The family of a Suffolk prisoner who died from cancer while an inmate say they will continue to “fight for justice” in the wake of an inquest's conclusion.

Matthew Xavier, a serving prisoner at HMP Highpoint in Stradishall, died of metastatic small cell lung cancer, aged 65.

He was discovered unconscious in his cell on December 1, 2022, and was taken to West Suffolk Hospital, where he died on December 16.

His family said they continue to feel the pain of his loss.

“Our family is devastated by the death of Matthew, even more devastated having heard the evidence of the various different staff who were responsible for Matthew’s care whilst at HMP Highpoint,” said Princess Lawrence-Teape, speaking on behalf of herself and her son Jade Xavier, the second eldest of Mr Xavier’s seven children.

East Anglian Daily Times: Mr Xavier had been an inmate at HMP Highpoint from May 2022. Mr Xavier had been an inmate at HMP Highpoint from May 2022. (Image: Newsquest)

She said that his family feel evidence from the inquest showed that Mr Xavier suffered unnecessarily, without having access to appropriate medical attention.

“Whilst not proven as part of this inquest, we as a family also believe that the treatment Matthew experienced was motivated by negative attitudes of the prison and healthcare staff towards black men, based on the evidence heard,” she said.

The court heard that Mr Xavier’s health began to deteriorate from June, when he developed a persistent cough.

From November, his mobility sharply declined, and Mr Xavier required a wheelchair. A fellow inmate told the court how he had carried Mr Xavier up and down staircases, collected each of Mr Xavier’s meals for him and cleaned his cell.

Initially, Mr Xavier’s symptoms were thought to relate to his chronic obstructive pulmonary disease, and he was prescribed steroids and antibiotics in June.

East Anglian Daily Times: Mr Xavier was discovered unconscious in his cell on December 1. Image: NewsquestMr Xavier was discovered unconscious in his cell on December 1. Image: Newsquest (Image: Newsquest)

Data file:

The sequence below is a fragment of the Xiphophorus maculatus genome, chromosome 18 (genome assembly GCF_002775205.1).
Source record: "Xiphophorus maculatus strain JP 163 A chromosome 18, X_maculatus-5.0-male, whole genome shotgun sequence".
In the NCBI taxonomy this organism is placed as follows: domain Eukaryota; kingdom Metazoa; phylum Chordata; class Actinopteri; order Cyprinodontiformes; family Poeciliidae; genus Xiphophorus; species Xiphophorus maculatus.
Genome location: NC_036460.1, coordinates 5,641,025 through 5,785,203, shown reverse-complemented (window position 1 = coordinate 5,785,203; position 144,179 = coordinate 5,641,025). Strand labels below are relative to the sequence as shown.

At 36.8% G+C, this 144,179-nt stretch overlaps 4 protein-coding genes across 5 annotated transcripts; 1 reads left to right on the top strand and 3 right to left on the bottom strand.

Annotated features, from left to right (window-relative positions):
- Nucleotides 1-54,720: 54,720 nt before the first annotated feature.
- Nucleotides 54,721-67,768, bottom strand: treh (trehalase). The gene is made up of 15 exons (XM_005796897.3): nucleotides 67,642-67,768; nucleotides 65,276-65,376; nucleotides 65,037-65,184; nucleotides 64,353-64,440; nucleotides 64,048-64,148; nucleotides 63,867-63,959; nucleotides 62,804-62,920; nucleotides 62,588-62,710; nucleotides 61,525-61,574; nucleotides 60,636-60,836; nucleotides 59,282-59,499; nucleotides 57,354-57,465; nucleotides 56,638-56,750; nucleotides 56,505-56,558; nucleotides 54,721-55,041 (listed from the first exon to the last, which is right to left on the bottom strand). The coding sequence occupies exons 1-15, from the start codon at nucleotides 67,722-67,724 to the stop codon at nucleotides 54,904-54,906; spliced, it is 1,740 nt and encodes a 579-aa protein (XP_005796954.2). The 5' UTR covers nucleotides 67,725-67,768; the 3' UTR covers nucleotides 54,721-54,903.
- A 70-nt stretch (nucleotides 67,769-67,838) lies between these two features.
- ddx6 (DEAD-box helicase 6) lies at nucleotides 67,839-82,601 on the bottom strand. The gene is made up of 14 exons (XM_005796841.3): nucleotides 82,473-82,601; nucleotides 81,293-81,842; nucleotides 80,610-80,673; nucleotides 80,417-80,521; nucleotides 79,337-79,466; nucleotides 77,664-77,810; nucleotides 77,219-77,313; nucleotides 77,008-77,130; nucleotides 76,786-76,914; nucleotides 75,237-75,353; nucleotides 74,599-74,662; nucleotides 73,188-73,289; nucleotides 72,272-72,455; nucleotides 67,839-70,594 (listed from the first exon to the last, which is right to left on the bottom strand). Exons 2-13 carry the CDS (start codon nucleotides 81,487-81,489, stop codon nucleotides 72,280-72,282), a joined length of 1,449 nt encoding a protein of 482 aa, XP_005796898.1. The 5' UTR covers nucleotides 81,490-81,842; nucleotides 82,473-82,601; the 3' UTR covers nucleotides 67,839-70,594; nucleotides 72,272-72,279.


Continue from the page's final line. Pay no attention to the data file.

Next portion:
An oncology referral was made on November 21. Giving evidence in court, consultant oncologist Dr Dan Patterson said that by this point, the cancer would have been too late to treat with chemotherapy.

However, he also said that it was impossible to determine when the lung cancer would have become detectable, or when Mr Xavier developed it, small cell lung cancer being known for its rapid, aggressive onset.

Mr Xavier’s family felt that his frustration with clinicians led to him being stereotyped as “an aggressive black man”.

Following the inquest, assistant coroner Dr Daniel Sharpstone will be writing a "letter of concern" to the Ministry of Justice and Practice Plus Group, which provides healthcare services in HMP Highpoint.

Ms Lawrence-Teape concluded: “Matthew was loved, and is missed by his children and family daily. The process surrounding Matthew’s death has left us all heartbroken.

"Two years on, the pain is still there. This is exacerbated by what we have heard during this inquest, which ultimately feels like a list of excuses to distract from what we believe to be malpractice leading to inhumanity to Matthew in his final months.

“We will continue to fight for justice for Matthew, holding those responsible accountable for how he was treated”.